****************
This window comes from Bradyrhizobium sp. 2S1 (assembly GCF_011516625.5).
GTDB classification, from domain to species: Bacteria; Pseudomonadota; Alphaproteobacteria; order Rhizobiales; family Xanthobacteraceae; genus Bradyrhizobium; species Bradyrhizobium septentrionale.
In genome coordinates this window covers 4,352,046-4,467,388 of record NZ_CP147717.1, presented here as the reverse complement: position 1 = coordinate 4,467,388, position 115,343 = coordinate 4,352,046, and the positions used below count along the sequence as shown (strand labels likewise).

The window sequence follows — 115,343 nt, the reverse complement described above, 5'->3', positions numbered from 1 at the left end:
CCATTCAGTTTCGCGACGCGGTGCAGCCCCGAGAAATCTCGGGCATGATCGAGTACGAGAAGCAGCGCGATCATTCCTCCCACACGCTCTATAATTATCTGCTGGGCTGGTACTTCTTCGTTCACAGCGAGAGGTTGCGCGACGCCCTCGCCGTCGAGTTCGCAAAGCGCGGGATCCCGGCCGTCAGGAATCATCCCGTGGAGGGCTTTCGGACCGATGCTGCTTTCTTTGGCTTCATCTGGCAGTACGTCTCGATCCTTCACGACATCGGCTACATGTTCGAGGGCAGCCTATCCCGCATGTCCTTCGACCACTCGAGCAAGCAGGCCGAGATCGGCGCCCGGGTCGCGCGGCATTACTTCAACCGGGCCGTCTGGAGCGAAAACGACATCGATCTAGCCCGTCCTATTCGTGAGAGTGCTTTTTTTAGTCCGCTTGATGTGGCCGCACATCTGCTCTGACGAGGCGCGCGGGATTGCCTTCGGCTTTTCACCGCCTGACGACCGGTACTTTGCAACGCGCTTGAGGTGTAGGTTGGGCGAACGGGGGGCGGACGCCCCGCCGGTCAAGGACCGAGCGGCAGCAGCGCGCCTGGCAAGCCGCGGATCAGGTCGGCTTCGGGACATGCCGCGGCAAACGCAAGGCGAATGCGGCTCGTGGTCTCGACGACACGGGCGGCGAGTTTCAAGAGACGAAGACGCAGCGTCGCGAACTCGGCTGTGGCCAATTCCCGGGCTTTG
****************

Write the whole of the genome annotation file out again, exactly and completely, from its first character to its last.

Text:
This window comes from Bradyrhizobium sp. 2S1 (assembly GCF_011516625.5).
GTDB classification, from domain to species: Bacteria; Pseudomonadota; Alphaproteobacteria; order Rhizobiales; family Xanthobacteraceae; genus Bradyrhizobium; species Bradyrhizobium septentrionale.
In genome coordinates this window covers 4,352,046-4,467,388 of record NZ_CP147717.1, presented here as the reverse complement: position 1 = coordinate 4,467,388, position 115,343 = coordinate 4,352,046, and the positions used below count along the sequence as shown (strand labels likewise).

The window sequence follows — 115,343 nt, the reverse complement described above, 5'->3', positions numbered from 1 at the left end:
CCATTCAGTTTCGCGACGCGGTGCAGCCCCGAGAAATCTCGGGCATGATCGAGTACGAGAAGCAGCGCGATCATTCCTCCCACACGCTCTATAATTATCTGCTGGGCTGGTACTTCTTCGTTCACAGCGAGAGGTTGCGCGACGCCCTCGCCGTCGAGTTCGCAAAGCGCGGGATCCCGGCCGTCAGGAATCATCCCGTGGAGGGCTTTCGGACCGATGCTGCTTTCTTTGGCTTCATCTGGCAGTACGTCTCGATCCTTCACGACATCGGCTACATGTTCGAGGGCAGCCTATCCCGCATGTCCTTCGACCACTCGAGCAAGCAGGCCGAGATCGGCGCCCGGGTCGCGCGGCATTACTTCAACCGGGCCGTCTGGAGCGAAAACGACATCGATCTAGCCCGTCCTATTCGTGAGAGTGCTTTTTTTAGTCCGCTTGATGTGGCCGCACATCTGCTCTGACGAGGCGCGCGGGATTGCCTTCGGCTTTTCACCGCCTGACGACCGGTACTTTGCAACGCGCTTGAGGTGTAGGTTGGGCGAACGGGGGGCGGACGCCCCGCCGGTCAAGGACCGAGCGGCAGCAGCGCGCCTGGCAAGCCGCGGATCAGGTCGGCTTCGGGACATGCCGCGGCAAACGCAAGGCGAATGCGGCTCGTGGTCTCGACGACACGGGCGGCGAGTTTCAAGAGACGAAGACGCAGCGTCGCGAACTCGGCTGTGGCCAATTCCCGGGCTTTG